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Home is a sanctuary. It’s where we spend our most cherished moments. It’s where we raise our families. It’s where we dream of our futures.

Unfortunately, a break-in or burglary not only robs us of our possessions, but it also robs our homes of the feeling of security that we hold so dear.

According to the FBI, there were over 2 million burglaries in 2010, which accounted for 23.8 percent of property crimes that year. Of those burglary offenses, 73.9 percent were committed against residences.

As such statistics indicate, burglaries in the United States are all too common.

That’s why it’s so important to be familiar with the best practices on how to protect your home from burglary. With that in mind, here is our guide on how to prevent home break-ins. Here, we’ll discuss how to stop burglars from targeting your home and how to protect your home from theft if they do.

So keep your home and family safe and secure. You deserve a sanctuary from all the stresses of life, and protecting your home from burglary will eliminate one source of stress that nags all too many of us.

Pinpoint the Sites of Break-Ins

One of the best ways to protect your home from a potential break-in is to understand where burglars are most likely to enter. By pinpointing and then focusing on the most commons points of entry, you can increase your defenses strategically.

  1. The Front Door: The most common approach for burglars is the same one used by your guests. It’s estimated that 34 percent of burglars enter a home through the front door. It’s important that you take proper security measures designed to prevent unwanted entry through your front door.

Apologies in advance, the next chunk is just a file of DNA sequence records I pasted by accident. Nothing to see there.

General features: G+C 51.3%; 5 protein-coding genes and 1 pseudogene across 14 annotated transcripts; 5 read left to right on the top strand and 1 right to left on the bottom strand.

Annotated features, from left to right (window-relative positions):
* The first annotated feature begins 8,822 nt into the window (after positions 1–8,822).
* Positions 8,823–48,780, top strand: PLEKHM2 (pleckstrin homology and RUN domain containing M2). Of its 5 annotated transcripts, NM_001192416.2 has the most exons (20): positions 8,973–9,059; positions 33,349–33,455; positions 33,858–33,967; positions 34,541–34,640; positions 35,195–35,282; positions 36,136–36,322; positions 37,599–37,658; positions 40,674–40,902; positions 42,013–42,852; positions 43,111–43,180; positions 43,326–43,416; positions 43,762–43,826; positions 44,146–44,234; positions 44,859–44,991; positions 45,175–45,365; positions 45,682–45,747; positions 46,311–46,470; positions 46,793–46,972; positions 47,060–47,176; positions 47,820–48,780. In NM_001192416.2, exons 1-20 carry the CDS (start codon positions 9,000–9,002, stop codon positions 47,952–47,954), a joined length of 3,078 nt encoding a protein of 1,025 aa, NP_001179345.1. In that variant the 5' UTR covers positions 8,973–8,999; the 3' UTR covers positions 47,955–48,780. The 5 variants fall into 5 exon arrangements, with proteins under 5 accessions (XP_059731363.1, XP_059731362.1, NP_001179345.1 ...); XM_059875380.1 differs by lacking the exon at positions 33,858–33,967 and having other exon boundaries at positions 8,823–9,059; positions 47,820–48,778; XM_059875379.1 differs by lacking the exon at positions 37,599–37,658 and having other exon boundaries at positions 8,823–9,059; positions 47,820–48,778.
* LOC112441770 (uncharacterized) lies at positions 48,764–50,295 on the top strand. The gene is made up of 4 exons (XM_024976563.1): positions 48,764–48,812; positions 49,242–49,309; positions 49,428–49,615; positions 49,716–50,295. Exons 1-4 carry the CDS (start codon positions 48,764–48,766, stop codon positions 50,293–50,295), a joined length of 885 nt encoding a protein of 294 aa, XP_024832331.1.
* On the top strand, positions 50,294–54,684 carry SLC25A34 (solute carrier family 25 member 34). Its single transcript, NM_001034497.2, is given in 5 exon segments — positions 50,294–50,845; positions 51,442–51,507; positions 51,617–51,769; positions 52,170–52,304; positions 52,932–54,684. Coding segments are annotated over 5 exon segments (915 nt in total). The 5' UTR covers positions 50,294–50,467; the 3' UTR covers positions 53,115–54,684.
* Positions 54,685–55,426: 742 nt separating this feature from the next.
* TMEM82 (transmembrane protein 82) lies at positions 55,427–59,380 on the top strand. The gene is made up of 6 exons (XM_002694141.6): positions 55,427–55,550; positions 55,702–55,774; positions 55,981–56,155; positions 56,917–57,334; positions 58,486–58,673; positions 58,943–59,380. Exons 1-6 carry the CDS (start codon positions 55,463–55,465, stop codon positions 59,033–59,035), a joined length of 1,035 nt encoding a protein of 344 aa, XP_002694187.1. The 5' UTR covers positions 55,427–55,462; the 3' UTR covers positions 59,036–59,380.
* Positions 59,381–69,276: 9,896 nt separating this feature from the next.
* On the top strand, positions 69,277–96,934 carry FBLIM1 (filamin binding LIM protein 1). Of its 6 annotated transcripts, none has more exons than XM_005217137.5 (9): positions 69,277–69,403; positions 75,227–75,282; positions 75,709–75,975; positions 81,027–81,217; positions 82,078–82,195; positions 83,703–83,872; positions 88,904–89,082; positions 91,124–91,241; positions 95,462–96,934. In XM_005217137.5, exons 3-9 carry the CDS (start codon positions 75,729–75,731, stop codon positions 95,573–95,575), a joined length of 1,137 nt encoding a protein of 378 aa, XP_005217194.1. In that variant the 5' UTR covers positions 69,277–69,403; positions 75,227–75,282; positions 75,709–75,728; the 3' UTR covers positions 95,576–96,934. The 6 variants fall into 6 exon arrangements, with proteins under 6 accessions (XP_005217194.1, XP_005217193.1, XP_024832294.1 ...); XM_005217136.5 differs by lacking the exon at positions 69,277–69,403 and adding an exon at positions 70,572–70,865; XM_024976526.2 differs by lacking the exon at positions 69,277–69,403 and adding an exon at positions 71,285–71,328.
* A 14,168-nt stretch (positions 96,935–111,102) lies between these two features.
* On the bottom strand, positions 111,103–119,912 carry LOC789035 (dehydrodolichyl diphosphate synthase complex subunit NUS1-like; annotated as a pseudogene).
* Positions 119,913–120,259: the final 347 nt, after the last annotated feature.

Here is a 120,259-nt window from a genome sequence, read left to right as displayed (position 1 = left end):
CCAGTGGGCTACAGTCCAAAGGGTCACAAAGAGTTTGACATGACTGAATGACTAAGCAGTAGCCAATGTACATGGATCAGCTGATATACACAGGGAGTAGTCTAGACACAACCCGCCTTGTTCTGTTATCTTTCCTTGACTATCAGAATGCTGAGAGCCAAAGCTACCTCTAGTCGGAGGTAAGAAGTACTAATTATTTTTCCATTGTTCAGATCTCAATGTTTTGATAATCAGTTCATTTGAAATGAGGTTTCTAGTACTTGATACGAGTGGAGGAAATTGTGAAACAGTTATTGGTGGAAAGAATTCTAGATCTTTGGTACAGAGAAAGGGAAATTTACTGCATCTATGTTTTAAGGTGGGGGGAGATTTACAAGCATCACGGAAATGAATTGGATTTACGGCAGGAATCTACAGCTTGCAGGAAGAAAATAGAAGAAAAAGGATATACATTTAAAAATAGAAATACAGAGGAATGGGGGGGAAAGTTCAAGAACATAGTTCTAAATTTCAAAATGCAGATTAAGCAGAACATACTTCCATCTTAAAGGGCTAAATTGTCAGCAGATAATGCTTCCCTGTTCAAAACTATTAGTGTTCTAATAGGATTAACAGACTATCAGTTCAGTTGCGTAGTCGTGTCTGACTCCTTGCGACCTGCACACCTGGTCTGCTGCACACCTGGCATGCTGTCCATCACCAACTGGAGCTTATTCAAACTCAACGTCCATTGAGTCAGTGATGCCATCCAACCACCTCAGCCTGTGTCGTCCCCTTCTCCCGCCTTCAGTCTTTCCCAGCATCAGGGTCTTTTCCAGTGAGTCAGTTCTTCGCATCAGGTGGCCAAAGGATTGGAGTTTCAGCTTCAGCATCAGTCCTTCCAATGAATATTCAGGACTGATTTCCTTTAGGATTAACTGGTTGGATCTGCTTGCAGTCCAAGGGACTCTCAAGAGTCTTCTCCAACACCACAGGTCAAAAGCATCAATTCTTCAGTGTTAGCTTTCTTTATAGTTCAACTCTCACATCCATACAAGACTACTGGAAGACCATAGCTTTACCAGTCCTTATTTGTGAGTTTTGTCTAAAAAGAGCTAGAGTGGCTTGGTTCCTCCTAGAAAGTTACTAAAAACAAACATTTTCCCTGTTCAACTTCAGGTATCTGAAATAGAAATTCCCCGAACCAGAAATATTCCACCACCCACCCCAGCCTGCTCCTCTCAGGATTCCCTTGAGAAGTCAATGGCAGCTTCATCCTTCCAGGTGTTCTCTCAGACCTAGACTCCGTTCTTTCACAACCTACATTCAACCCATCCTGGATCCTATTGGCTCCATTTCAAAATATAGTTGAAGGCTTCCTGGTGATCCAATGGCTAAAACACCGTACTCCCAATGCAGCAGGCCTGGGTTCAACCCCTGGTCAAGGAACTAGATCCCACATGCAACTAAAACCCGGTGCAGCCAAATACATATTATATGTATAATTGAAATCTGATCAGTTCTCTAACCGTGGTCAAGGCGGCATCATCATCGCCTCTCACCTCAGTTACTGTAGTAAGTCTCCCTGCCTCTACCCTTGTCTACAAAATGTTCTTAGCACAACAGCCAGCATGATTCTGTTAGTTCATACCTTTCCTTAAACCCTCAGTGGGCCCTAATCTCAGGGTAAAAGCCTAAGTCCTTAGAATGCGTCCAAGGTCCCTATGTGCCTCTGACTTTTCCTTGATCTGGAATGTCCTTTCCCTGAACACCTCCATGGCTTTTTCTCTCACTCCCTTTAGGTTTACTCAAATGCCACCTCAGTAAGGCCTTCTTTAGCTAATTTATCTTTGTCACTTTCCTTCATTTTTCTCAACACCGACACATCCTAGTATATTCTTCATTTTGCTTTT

1. First Floor Windows: After the front door, windows are the next most common entry point for thieves. Window-entry burglaries account for 23% of break-ins.
  1. Side Doors: Side doors just barely trail windows, accounting for 22% of break-ins. Sliding glass doors are especially common among side-door burglaries.
  1. Garages: Increased standard security measures on garage door installations have drastically reduced the number of garage break-ins, now only accounting for 9% of total burglaries.
  1. Basements: Many homes don’t have exterior basement entries, a fact that lowers the percentage of basement-entry break-ins. While they may only account for 4% of total burglaries, know that a thief will still be eager to take advantage of a poorly-secured exterior basement or bulk-head style door.
  1. Second Floor Windows: Depending on the style of your home and roof, second-floor windows may be more easily accessible than in other homes. Therefore, while only 2% of burglaries involve entry through a second-floor window, if you have such windows that look out over an easily accessible section of the roof, you may be leaving a tempting target for a perceptive thief.

Of course, pure statistics don’t determine the specific risks of your particular home. Architecture and design will also have a huge impact on where a burglar might target your house.

However, the statistics listed above do give you a sense of the mind of the typical thief. They’re going to take the path of least resistance and therefore will most commonly check your front door before exploring any other options. While sophisticated thieves will work hard to investigate potential weak spots in your defenses, most would-be thieves will check easy access points and move on if they look to be sufficiently secure.